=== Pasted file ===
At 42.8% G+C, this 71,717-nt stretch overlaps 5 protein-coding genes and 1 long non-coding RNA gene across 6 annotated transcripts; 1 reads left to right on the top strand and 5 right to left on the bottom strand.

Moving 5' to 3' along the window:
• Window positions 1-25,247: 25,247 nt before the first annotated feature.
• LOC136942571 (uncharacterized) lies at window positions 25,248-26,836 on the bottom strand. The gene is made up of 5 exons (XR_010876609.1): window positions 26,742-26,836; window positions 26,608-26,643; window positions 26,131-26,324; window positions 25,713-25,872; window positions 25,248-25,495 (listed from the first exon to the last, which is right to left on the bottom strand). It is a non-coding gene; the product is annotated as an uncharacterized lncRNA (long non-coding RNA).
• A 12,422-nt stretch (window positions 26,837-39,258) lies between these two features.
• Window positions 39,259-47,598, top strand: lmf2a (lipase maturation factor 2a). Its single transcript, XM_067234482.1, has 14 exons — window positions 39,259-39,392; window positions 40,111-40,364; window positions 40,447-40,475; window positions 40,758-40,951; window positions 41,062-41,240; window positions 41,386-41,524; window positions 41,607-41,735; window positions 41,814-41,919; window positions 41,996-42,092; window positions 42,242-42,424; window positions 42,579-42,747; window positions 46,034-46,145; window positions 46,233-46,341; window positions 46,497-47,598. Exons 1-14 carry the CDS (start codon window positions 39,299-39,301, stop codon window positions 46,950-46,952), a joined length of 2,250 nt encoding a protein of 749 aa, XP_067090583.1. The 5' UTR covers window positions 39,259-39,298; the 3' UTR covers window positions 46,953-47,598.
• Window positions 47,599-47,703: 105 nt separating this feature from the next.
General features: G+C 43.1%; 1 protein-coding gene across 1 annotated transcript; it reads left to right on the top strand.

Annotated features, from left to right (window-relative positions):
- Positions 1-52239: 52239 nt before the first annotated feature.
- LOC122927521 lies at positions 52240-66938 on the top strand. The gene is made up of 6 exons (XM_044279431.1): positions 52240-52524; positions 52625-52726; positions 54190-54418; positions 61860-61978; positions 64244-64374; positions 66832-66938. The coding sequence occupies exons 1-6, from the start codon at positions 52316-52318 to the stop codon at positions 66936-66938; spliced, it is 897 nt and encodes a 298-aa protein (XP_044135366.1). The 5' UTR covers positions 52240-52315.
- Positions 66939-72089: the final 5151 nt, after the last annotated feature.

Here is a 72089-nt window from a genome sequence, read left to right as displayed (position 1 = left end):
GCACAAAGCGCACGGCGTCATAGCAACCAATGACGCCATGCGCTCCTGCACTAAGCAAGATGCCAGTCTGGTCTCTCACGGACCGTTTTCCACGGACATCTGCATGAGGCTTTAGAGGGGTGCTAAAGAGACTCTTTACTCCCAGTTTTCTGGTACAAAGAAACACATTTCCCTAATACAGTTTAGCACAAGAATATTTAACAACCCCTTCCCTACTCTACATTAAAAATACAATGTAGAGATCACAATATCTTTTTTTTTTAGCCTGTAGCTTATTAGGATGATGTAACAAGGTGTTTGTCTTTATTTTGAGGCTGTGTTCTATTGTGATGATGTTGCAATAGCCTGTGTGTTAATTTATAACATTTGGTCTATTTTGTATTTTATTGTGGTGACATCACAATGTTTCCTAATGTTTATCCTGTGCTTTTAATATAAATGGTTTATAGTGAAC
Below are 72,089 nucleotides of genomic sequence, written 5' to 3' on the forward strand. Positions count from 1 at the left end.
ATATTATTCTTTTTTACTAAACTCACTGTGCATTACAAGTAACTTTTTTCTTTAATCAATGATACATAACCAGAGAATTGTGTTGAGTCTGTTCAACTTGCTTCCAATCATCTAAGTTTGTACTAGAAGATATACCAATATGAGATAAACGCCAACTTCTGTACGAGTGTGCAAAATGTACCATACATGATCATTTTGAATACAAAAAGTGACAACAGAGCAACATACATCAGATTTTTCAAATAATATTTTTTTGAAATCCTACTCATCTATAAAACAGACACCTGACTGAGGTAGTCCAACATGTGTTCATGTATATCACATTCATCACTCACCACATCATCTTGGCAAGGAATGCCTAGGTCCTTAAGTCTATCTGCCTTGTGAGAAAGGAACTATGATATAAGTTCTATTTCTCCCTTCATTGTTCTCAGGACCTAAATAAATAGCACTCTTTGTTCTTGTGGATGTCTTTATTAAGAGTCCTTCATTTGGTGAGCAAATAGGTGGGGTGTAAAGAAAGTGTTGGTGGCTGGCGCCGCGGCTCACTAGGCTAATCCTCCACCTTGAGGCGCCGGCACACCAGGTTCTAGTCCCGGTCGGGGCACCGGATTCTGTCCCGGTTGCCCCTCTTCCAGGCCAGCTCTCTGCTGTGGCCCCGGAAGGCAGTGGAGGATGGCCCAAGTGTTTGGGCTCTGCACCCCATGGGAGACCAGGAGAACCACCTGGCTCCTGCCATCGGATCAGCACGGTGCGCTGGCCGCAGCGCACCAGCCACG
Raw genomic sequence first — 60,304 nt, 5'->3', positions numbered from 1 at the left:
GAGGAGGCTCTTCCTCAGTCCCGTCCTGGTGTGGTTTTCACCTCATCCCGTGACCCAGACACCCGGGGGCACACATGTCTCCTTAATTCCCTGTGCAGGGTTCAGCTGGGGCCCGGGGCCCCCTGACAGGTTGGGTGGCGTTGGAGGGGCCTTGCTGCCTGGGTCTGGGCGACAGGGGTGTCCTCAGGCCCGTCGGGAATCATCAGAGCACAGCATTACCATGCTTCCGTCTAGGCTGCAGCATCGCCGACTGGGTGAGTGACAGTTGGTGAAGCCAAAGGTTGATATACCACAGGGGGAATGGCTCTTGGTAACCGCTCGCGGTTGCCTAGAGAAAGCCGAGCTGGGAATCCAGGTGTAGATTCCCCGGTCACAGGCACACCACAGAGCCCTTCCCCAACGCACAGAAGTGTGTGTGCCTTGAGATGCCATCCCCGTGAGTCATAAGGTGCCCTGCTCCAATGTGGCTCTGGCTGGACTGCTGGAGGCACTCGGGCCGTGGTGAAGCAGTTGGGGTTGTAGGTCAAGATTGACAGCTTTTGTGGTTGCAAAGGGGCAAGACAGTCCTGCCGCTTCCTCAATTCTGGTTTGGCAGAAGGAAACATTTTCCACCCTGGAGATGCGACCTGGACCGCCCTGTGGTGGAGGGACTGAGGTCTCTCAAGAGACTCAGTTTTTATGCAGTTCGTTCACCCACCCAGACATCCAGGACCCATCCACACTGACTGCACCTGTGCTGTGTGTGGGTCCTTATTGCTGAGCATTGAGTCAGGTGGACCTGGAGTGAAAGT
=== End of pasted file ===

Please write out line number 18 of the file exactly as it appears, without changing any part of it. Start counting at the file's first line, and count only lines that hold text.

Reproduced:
GAGGAGGCTCTTCCTCAGTCCCGTCCTGGTGTGGTTTTCACCTCATCCCGTGACCCAGACACCCGGGGGCACACATGTCTCCTTAATTCCCTGTGCAGGGTTCAGCTGGGGCCCGGGGCCCCCTGACAGGTTGGGTGGCGTTGGAGGGGCCTTGCTGCCTGGGTCTGGGCGACAGGGGTGTCCTCAGGCCCGTCGGGAATCATCAGAGCACAGCATTACCATGCTTCCGTCTAGGCTGCAGCATCGCCGACTGGGTGAGTGACAGTTGGTGAAGCCAAAGGTTGATATACCACAGGGGGAATGGCTCTTGGTAACCGCTCGCGGTTGCCTAGAGAAAGCCGAGCTGGGAATCCAGGTGTAGATTCCCCGGTCACAGGCACACCACAGAGCCCTTCCCCAACGCACAGAAGTGTGTGTGCCTTGAGATGCCATCCCCGTGAGTCATAAGGTGCCCTGCTCCAATGTGGCTCTGGCTGGACTGCTGGAGGCACTCGGGCCGTGGTGAAGCAGTTGGGGTTGTAGGTCAAGATTGACAGCTTTTGTGGTTGCAAAGGGGCAAGACAGTCCTGCCGCTTCCTCAATTCTGGTTTGGCAGAAGGAAACATTTTCCACCCTGGAGATGCGACCTGGACCGCCCTGTGGTGGAGGGACTGAGGTCTCTCAAGAGACTCAGTTTTTATGCAGTTCGTTCACCCACCCAGACATCCAGGACCCATCCACACTGACTGCACCTGTGCTGTGTGTGGGTCCTTATTGCTGAGCATTGAGTCAGGTGGACCTGGAGTGAAAGT